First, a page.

Japan and China have long been in conflict owing to various unresolved political issues. Although they continue to maintain economic ties up to this day, the political tensions have created a sour relationship between the two Asian nations. It is sad to think that a country’s economic and cultural ties with another nation can easily be so threatened due to politics, territorial issues and the desire to be a military super power in the region.
Among the notable disputes the two countries are involved in for years now pertain to the ownership of the Senkaku/Diaoyu islands in East China Sea. While the area is nearer Japan’s southernmost portion, China has been claiming it to be theirs adding that it has been long been used as a fishing ground of the Chinese since the ancient times.
Owing to these disputes, tensions between the two nations have been high in recent years. In a recent security forum in Singapore wherein Chinese Lieutenant General Wang Guanzhong, Deputy Chief of the General Staff of the People’s Liberation army accused Japan and the U.S. for criticizing China in their speeches. Japan answered back and through Chief Cabinet Secretary Yoshihide Suga, denied the allegation stressing that it was in fact China that defamed Japan by making erroneous claims.
Amid their conflicts, though, there are signs that prove both Asian nations still want to maintain their economic ties. In recent months, delegations from each country have made efforts towards meeting with government officials to discuss various important issues.
In May this year, a Japanese delegation went to Beijing to renew ties with China. The delegation composed of senior lawmakers from Japan headed to China for a three-day visit.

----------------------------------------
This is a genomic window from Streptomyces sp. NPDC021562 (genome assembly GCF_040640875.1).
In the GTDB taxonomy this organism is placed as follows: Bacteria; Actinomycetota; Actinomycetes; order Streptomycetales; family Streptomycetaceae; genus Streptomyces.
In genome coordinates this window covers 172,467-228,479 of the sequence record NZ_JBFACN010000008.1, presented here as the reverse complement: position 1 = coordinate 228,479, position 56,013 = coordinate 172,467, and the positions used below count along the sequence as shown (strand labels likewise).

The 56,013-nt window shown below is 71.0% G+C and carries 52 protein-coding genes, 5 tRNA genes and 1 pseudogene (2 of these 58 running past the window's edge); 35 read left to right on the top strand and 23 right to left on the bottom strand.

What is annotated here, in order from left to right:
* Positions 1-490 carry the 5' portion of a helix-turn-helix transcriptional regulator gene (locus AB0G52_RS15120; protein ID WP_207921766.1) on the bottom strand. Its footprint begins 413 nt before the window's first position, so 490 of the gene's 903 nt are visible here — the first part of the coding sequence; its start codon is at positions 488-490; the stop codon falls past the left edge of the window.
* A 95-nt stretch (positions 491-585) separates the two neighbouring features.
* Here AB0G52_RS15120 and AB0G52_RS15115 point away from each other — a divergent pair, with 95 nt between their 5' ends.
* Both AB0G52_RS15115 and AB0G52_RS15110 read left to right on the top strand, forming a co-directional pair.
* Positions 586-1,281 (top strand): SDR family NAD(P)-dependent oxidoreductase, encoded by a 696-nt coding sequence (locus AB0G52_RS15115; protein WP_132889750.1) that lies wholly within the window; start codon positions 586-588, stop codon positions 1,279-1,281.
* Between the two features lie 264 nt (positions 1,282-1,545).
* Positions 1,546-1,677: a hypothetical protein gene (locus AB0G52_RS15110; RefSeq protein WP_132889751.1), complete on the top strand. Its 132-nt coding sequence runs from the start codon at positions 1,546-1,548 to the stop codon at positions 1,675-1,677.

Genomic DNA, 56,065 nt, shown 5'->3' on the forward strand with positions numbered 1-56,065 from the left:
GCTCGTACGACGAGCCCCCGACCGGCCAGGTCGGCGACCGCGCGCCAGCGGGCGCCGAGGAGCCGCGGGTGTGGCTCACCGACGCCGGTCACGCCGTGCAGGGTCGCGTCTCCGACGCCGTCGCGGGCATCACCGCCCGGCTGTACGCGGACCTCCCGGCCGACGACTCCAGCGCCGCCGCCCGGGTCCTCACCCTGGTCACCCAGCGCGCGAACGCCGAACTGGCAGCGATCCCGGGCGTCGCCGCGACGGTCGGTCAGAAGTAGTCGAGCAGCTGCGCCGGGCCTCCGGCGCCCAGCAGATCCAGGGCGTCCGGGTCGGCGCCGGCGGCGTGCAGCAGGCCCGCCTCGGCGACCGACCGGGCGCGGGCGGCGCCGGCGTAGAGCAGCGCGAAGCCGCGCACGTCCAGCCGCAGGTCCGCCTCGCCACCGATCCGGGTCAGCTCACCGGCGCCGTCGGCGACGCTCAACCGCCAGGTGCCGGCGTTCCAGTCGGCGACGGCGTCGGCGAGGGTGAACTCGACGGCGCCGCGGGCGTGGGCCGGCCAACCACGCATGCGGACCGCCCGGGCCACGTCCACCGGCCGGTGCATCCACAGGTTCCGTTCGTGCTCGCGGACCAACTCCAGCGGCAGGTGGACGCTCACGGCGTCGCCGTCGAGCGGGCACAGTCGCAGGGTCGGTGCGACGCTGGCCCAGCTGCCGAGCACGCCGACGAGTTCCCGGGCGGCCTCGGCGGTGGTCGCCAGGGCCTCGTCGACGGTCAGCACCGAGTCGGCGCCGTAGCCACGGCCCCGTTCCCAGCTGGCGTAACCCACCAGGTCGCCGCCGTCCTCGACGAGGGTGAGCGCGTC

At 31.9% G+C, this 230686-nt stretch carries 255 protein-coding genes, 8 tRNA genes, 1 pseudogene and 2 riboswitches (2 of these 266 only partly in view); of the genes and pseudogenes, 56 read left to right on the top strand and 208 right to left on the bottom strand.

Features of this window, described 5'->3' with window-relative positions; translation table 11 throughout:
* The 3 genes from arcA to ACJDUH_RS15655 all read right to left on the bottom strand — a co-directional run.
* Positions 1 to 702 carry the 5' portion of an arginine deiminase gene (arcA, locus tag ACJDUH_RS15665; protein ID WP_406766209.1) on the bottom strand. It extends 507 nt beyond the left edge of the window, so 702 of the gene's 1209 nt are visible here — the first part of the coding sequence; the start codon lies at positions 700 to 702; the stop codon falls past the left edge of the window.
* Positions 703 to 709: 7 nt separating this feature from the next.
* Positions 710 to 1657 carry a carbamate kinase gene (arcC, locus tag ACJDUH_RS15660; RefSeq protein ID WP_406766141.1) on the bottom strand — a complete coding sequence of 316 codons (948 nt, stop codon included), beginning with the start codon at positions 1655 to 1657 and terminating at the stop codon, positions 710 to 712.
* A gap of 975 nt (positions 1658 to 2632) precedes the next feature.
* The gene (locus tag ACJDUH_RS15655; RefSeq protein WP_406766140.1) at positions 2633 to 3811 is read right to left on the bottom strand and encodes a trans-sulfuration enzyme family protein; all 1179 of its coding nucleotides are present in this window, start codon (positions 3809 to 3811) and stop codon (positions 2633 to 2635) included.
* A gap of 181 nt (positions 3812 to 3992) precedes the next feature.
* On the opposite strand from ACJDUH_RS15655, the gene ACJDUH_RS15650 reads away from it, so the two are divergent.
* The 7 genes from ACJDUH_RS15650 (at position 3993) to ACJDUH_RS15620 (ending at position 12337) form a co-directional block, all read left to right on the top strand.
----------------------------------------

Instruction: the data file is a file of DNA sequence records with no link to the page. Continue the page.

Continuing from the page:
The main purpose of the visit was to arrange a summit between Chinese President Xi Jinping and Japanese Prime Minister Shinzo Abe which failed to push through earlier due to the territorial disputes involving the Senkaku/Diaoyu islands. The members of the delegation also met with other important government officials.
For its part, China may still be angered by Japan’s past and wartime blunders but analysts see hope that the two nations will be able to rescue their ties in the future. The signs are there that it’s still not too late to improve their relationship.
Proof of this is the visit to Tokyo last April by Hu Deping who is the son of the late Hu Yaobang and close confidante of President Xi Jinping. Hu met with Japan’s Foreign Ministry officials and Prime Minister Abe Shinzo although in an informal meeting. He also echoed his late father’s urgent call for improved ties between Japan and China during their talks.
Another meeting took place in the same month but between Tokyo’s governor and Beijing’s mayor. The talk centered on managing the Olympic Games and solving air pollution. In November last year, China declared an air defense zone over the Senkaku islands insisting that aircrafts flying there should ask permission first.
Incidentally, 2014 marks the 120th anniversary of China’s defeat by Japan in the First Sino-Japanese War. The war was to gain control over Korea.